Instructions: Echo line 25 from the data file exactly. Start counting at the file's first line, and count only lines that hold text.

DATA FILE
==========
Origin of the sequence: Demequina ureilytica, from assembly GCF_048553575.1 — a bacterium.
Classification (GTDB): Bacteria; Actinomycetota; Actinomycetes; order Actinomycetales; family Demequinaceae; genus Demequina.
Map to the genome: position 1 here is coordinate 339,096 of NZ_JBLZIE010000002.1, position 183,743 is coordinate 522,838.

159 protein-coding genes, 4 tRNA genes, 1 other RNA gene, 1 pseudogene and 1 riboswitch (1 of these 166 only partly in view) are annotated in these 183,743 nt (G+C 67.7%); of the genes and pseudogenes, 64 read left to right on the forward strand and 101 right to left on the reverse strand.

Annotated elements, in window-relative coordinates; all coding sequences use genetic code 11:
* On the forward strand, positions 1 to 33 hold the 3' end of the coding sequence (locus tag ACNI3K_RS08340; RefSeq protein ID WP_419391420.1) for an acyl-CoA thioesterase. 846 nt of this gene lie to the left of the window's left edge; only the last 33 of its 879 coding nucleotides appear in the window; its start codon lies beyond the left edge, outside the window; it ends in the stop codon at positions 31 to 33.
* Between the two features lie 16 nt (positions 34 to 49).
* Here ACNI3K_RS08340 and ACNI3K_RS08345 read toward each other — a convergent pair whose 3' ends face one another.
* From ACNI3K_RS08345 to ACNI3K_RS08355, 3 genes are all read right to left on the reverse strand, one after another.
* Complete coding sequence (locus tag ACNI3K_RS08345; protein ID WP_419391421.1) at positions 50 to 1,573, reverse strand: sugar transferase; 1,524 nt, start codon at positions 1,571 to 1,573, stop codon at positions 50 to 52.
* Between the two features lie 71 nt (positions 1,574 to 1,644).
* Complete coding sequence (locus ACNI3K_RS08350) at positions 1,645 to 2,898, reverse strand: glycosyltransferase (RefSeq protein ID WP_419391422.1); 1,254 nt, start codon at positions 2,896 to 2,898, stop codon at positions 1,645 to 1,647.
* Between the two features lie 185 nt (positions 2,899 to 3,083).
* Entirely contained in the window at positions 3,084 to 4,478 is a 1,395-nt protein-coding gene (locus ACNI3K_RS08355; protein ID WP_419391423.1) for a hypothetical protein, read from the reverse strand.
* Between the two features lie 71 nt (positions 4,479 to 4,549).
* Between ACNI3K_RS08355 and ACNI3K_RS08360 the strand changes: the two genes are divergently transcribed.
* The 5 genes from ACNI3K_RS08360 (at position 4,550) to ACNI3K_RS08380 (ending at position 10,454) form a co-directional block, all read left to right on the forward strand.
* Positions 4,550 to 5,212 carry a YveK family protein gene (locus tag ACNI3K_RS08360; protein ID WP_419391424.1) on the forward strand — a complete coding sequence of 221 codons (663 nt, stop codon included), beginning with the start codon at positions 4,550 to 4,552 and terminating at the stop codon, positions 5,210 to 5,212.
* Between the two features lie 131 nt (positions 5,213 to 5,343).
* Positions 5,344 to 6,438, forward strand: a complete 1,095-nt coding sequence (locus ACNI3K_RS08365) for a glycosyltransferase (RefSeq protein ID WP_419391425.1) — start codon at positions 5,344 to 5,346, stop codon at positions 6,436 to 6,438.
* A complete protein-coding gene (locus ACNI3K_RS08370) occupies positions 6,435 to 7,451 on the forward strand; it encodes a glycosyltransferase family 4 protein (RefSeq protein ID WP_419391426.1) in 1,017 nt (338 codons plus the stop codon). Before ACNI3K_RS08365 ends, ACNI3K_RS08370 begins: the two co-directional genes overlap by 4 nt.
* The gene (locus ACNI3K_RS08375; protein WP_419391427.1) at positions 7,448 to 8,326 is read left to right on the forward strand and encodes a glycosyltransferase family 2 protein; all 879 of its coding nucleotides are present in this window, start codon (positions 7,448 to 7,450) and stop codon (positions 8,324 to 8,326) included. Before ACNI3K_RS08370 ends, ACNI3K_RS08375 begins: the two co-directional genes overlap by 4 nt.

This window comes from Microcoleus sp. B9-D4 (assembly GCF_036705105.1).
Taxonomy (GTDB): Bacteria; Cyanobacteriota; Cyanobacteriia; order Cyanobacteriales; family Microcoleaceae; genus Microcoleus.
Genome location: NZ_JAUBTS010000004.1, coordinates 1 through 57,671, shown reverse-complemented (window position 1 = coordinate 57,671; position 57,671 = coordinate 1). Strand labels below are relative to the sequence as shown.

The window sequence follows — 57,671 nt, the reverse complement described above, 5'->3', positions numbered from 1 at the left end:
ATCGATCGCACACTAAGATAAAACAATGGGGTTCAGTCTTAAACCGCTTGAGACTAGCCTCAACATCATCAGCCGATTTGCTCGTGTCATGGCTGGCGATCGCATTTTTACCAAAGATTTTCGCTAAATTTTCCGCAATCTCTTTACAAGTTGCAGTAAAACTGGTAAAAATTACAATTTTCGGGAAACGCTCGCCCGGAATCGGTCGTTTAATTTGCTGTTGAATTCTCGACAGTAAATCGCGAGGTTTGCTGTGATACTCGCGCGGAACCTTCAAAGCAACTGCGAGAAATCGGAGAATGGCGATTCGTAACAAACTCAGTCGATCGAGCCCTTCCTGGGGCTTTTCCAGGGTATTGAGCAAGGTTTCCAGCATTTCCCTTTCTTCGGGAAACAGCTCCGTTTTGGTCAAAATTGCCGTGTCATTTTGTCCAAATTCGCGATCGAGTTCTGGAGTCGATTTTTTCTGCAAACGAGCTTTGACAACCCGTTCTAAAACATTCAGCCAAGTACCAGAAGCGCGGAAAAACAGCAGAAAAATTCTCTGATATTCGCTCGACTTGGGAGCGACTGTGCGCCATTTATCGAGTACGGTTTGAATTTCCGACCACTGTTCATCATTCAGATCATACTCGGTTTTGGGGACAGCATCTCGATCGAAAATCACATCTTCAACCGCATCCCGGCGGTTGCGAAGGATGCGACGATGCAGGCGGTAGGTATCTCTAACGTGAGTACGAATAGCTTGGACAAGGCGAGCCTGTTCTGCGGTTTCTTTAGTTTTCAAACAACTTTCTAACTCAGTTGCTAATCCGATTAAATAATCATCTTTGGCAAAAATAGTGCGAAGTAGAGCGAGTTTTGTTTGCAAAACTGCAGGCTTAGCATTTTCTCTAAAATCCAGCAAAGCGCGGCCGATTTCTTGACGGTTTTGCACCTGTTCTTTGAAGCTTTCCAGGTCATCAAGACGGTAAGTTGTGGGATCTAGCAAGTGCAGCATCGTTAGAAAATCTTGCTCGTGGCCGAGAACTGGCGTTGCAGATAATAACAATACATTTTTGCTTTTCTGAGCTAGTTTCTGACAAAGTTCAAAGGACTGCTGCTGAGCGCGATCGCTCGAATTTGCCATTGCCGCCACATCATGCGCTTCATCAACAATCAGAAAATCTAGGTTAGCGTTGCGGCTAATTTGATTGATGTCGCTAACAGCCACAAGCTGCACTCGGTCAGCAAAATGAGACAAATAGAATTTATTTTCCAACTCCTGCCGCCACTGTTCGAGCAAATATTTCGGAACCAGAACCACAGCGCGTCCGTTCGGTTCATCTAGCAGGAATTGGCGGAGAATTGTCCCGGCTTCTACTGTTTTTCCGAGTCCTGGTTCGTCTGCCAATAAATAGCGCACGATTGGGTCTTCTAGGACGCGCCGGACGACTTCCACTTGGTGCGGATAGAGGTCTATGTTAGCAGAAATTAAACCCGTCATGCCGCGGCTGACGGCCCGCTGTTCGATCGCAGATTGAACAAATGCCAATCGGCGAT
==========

Genome location: NZ_JAUBTS010000004.1, coordinates 1 through 57,671, shown reverse-complemented (window position 1 = coordinate 57,671; position 57,671 = coordinate 1). Strand labels below are relative to the sequence as shown.